Congratulations! You’ve started your first subscription box. Whether this is your first company or you’re a seasoned entrepreneur, you’ve taken the necessary and sometimes daunting steps to take your business from mere concept to reality. If you’re anything like me, you’ve spent countless hours late at night thinking of what products to procure, which myriad of different software options to use, and how the website should look.
Without knowing it, you’re now not just the CEO, but the product manager, software engineer, and likely the fulfillment specialist all in one. Hey, that’s a lot for your LinkedIn profile. And it will probably be this way for the next few weeks or months.
Through hard work and dedication, you’ve made your first sale, and hopefully a few more, and you’ve started thinking that your business might have legs. And although you’re a CEO, COO, and CMO, you will realize that you simply can’t do everything on your own. You need help! But where to start? You’ve figured out the basics of how to use the software. So development help isn’t needed. No one knows your customer better than you, so who better to respond to them when they have a question? Marketing? You’re the best that there is. But you know that being a one-person shop won’t allow you to grow. So, where to start?
By this point, you’re probably proficient at some aspects of the business, good at others, and a downright expert in some. The hardest thing an entrepreneur will do is letting go of parts of their business that have taken so much time and effort to master. You rightfully feel that no one can source and negotiate products as you do; no one is better equipped to handle an issue for a customer better than you. So you know that you need help, but where do you start?
There’s one true solution but not one answer. This isn’t a riddle or something to make this more complicated than it needs to be. Allow me to explain. If you’re pretty good at everything, then where do you need help? The answer might seem to be that your first hire should be someone that compliments your deficiencies. If you feel that you’re not good at marketing, you need to run out and hire a rockstar marketer. If you know that you have trouble fulfilling orders, you must find the person who can get your orders out on time. This isn’t, actually, the right answer. Time and experience will build you into a better entrepreneur, and as long as you’re proficient in these areas, you will find a way to survive. It’s part of the struggle, and you’ll become better at the business aspects where you lacked skill.
Your first hire should be for what you hate to do the most.
And here’s why. As a business owner (especially for the first time), we all have a shelf life for this. Aren’t you amazed at the Jeff Bezos or Bill Gates of the world? They just keep going and going.
There’s a reason why so many businesses fail and fail quickly. The person running the show becomes overwhelmed with the many decisions that come with the business’s day-to-day operations. You run out of steam. What keeps you going is finding new solutions to problems that are often never thought of in the planning stage. What keeps you going is the learning of something new. The more energy you have to devote to the parts of your business that continue to fuel your passion, the longer you will stay enthusiastic every single day. Nothing drains that enthusiasm more than doing something that you absolutely hate to do.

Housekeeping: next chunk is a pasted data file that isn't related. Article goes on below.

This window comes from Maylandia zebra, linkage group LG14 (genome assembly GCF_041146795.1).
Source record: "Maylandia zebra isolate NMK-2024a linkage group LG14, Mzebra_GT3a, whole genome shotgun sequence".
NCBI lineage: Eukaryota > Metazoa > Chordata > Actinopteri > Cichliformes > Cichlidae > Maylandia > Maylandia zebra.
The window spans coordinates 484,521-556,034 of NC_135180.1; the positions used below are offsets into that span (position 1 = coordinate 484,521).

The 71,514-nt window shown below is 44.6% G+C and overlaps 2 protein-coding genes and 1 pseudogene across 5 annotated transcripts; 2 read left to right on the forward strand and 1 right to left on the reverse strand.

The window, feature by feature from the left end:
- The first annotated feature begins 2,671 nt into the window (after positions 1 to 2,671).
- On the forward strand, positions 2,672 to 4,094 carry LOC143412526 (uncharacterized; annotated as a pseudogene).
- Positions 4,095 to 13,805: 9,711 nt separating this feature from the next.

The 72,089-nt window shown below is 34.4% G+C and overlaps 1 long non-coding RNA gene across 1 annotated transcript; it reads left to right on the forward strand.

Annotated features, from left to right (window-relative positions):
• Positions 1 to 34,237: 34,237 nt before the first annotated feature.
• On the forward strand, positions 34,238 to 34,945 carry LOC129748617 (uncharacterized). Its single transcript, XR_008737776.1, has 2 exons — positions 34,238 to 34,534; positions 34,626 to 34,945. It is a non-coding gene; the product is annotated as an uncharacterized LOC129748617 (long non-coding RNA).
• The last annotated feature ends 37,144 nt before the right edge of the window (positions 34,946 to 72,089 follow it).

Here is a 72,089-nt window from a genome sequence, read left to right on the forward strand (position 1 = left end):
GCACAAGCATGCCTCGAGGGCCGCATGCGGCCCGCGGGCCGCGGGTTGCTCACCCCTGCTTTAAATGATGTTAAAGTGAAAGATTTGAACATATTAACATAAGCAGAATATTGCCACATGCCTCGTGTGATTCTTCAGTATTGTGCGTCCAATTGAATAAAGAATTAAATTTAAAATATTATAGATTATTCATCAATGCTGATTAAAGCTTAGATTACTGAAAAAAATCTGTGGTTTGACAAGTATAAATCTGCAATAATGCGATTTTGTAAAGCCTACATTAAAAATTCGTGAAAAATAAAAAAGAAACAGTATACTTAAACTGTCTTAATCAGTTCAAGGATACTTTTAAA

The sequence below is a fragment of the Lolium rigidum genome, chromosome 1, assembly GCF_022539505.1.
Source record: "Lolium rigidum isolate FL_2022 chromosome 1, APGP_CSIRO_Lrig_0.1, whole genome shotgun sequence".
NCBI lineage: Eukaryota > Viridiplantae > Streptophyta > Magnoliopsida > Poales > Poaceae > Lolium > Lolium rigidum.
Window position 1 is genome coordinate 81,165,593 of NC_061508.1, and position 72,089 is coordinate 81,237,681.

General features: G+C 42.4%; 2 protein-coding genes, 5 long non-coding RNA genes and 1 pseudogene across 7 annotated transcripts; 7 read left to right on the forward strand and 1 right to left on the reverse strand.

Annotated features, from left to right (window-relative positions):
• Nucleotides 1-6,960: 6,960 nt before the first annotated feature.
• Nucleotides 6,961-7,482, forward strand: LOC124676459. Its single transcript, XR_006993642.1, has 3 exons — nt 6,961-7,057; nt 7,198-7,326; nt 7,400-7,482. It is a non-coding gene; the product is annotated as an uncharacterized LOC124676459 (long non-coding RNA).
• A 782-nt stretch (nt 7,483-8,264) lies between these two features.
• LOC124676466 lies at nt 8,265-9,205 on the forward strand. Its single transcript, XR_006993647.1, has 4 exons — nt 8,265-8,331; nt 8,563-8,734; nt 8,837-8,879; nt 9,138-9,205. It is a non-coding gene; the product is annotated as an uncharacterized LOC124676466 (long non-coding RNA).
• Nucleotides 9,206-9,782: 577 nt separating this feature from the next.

Hire for what you want to do the least. Our first hire was in Customer Service, and Customer Service is still a cornerstone of my company. I’m grateful for that hire, and that person still works for us to this day. I, personally, think that I’m one of the best customer service agents out there. If there was anything in my business that I was proficient in, it’s Customer Service. I wrote a handbook that we have every new member of the team master before they get started. I can exhibit incredible patience; I am extremely thorough with my responses and care for the customer. It also takes a lot out of me.
I remember one day early in the business, I woke up at 7 AM and spent about 5 hours answering customer service emails. Since it was only noon, I had the entire rest of the day to work on the product, the website, and other aspects of the business. Would you know that after the five hours I had lunch, took a nap, and never got to any of the other things that I wanted to do? I was tired. I could work on the product for an entire day and never get bored. I could work on marketing for days and never get frustrated. But those five hours (who am I kidding, I was tired after hour #1) drained me. It wasn’t just five hours out of my day, but it affected me to where I couldn’t accomplish other tasks that I so desperately wanted to. And that has a cumulative effect.
That’s the solution: Your first hire should be for what you don’t want to do anymore; it will extend the life of your business. The specific answer will vary from entrepreneur to entrepreneur. Only you know what you genuinely don’t enjoy doing. Make sure, to be honest with yourself because it’s very easy to hire for what you think you’re not good at doing. But if you’ve gotten this far, trust me, you’ll figure that out too. Becoming proficient is part of the fun for an entrepreneur’s curious mind. We want to learn. One year I had no idea how to source products; a few months later, I’m an expert working with freight forwarders, customs, and packing lists. That’s cool. Doing something that you don’t want to do isn’t the goal of any entrepreneur. Hire that person who will enjoy doing what you don’t. It will strengthen your company and free up your time to work on things that you really enjoy, making your experience more fun and enjoyable.
Written by Anthony Coombs
Basic Member, Splendies